Of course, there is no question that Libya – and the world – will be better off with Gaddafi out of power. I, along with many other world leaders, have embraced that goal, and will actively pursue it through non-military means. But broadening our military mission to include regime change would be a mistake.
The US and its allies have taken sides in Libya, but holding back from making regime change the coalition’s military goal shouldn’t be seen as merely a PR gambit designed to protect the mission’s chosen branding: “humanitarian intervention”.
The rebels now have a fighting chance of winning, but the revolution itself cannot be completely outsourced to foreign powers.
As for the idea that the US has a strategic interest in the success of the wider revolution, I’m not about to claim that having previously displayed such a lack of interest in the rights of ordinary people across the region, the US has now been reborn as the indispensable champion of democracy that the neocons claim. But the emerging democracies across the Arab world will be keenly aware of the role that the US has had in advancing or obstructing this historic trend.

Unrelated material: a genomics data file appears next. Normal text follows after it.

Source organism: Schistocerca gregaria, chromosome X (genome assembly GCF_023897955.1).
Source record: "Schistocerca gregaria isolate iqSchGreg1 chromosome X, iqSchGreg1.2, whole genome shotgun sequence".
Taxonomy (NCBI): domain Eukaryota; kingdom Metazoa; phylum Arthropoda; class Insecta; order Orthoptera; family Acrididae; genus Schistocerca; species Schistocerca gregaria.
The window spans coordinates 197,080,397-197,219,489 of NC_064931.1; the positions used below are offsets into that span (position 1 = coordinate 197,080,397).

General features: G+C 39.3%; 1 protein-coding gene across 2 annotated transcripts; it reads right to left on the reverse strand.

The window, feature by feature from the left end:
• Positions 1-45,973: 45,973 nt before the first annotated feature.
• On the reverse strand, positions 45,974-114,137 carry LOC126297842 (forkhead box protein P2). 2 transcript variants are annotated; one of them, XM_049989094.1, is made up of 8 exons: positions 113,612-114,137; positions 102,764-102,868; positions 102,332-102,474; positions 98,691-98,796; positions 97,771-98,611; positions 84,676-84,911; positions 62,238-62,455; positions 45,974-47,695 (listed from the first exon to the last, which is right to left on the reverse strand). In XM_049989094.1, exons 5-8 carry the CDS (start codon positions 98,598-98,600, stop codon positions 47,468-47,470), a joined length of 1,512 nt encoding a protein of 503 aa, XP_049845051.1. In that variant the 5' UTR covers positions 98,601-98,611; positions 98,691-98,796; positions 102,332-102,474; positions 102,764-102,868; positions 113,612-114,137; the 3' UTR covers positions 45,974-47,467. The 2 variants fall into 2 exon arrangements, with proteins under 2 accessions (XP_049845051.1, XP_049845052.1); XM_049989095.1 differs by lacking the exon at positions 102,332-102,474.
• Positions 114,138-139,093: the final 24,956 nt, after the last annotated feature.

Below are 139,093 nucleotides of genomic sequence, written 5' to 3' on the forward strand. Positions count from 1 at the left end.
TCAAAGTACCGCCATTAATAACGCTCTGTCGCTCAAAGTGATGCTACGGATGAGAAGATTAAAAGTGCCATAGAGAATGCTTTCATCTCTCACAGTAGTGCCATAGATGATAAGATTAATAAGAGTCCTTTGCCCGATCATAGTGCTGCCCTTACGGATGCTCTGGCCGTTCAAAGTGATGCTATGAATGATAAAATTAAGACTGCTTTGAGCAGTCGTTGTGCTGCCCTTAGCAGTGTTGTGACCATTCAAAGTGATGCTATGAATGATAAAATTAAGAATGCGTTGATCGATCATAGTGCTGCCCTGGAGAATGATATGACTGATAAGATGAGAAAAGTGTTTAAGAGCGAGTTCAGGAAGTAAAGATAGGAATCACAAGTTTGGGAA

An effort to get on the right side of history has less to do with demonstrating America’s moral character than diminishing the depth of its untrustworthiness in the eyes of those it has long abused.